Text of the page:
How to minimize the difference of two factors when prime factorization is available

There are nonzero natural numbers ($\geq 1$) $a,b,c,d$.

$c$ is fixed, and prime factorization of $c$ is available. The prime factorization of $c$ always have the same nonzero exponent - that is $2^z3^z5^z...$ where $z$ is the exponent. And

$$ab=cd=e$$

We define another nonzero natural number $$k = \frac{c}{p^z}$$ where $p$ is some prime factor of $c$.

The question is, what would be a way to minimize $|a-b|$ while $a+b$ is multiples of $k$? I wish to find the method for every possible number of prime factors in $c$.

(If $z=1$ and $c$'s prime factors being all prime numbers from 2 to some number makes cases much easier, that's also fine.)

Difference is nonzero, and $a,b,d$ can be set freely as long as they satisfy constraints.

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possible duplicate of Integer factorization that satisfies factor multiplication constraints --- probably a better idea to edit the old question than to post a new one while the old is unresolved. –  Gerry Myerson Nov 3 '12 at 5:09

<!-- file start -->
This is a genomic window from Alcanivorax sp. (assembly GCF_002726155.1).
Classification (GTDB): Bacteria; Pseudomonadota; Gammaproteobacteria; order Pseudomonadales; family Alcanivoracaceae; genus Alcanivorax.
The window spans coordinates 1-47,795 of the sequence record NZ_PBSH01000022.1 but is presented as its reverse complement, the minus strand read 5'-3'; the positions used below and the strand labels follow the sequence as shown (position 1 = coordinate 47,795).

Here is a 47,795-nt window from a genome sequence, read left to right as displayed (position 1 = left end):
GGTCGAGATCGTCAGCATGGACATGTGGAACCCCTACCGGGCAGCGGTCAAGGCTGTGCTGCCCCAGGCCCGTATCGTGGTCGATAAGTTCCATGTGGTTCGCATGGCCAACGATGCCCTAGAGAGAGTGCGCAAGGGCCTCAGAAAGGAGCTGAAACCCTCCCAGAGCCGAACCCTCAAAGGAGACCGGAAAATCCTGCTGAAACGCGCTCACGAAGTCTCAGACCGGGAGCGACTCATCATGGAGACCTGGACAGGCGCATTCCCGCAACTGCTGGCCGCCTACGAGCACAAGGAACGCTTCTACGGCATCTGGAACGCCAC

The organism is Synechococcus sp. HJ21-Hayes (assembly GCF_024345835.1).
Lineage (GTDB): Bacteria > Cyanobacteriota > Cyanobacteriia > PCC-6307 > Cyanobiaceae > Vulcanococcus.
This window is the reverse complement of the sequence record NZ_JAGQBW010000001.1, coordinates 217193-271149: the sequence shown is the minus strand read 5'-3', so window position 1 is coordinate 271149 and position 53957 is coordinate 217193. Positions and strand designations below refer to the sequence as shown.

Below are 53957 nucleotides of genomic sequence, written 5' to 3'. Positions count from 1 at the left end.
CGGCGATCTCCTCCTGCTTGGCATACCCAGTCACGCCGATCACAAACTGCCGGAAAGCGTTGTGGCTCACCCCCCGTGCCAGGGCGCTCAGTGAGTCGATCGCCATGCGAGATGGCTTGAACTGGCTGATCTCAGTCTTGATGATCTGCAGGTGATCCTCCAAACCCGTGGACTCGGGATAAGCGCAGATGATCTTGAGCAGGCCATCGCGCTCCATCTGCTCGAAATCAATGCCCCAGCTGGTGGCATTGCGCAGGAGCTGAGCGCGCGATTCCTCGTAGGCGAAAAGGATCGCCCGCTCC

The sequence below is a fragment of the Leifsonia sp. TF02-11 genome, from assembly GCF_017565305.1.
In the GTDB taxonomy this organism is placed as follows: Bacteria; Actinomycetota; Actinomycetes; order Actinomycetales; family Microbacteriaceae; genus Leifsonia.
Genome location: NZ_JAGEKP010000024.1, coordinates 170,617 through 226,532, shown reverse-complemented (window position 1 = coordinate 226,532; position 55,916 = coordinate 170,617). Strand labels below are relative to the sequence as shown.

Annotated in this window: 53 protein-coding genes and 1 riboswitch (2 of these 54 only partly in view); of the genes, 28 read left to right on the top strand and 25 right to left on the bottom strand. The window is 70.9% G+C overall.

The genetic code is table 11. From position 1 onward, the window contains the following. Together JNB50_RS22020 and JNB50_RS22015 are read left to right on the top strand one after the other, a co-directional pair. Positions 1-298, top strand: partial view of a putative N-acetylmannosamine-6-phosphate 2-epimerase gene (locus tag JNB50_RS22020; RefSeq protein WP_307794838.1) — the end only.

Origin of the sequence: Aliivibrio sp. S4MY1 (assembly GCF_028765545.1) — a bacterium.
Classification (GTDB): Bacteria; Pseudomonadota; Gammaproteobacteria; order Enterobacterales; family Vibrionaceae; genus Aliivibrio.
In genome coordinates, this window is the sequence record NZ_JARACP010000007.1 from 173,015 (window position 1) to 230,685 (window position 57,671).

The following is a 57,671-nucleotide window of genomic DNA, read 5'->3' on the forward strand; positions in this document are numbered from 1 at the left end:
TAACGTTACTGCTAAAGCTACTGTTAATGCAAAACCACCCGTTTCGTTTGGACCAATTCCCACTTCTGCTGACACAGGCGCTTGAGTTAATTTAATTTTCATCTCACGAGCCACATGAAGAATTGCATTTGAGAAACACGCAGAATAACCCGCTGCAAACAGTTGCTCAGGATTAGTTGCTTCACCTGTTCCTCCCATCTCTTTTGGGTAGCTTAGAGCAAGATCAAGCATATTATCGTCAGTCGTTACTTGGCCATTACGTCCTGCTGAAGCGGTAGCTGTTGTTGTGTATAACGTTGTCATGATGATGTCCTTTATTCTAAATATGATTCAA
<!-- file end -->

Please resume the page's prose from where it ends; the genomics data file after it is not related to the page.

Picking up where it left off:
I just deleted the question, as I found no way to rescue it... It was too unclear from beginning. –  La Ventana Nov 3 '12 at 9:14
Maybe it would be better if you just explained why you are interested in such a bizarre-looking question. –  Gerry Myerson Nov 3 '12 at 11:29
I am working through some "joke" assignments... That's why. Haha. That's why it seems bizarre - as it is part of my attempts trying to solve a problem. May be flawed, but just trying. Isn't it better to try one's own approach? :) –  La Ventana Nov 3 '12 at 11:31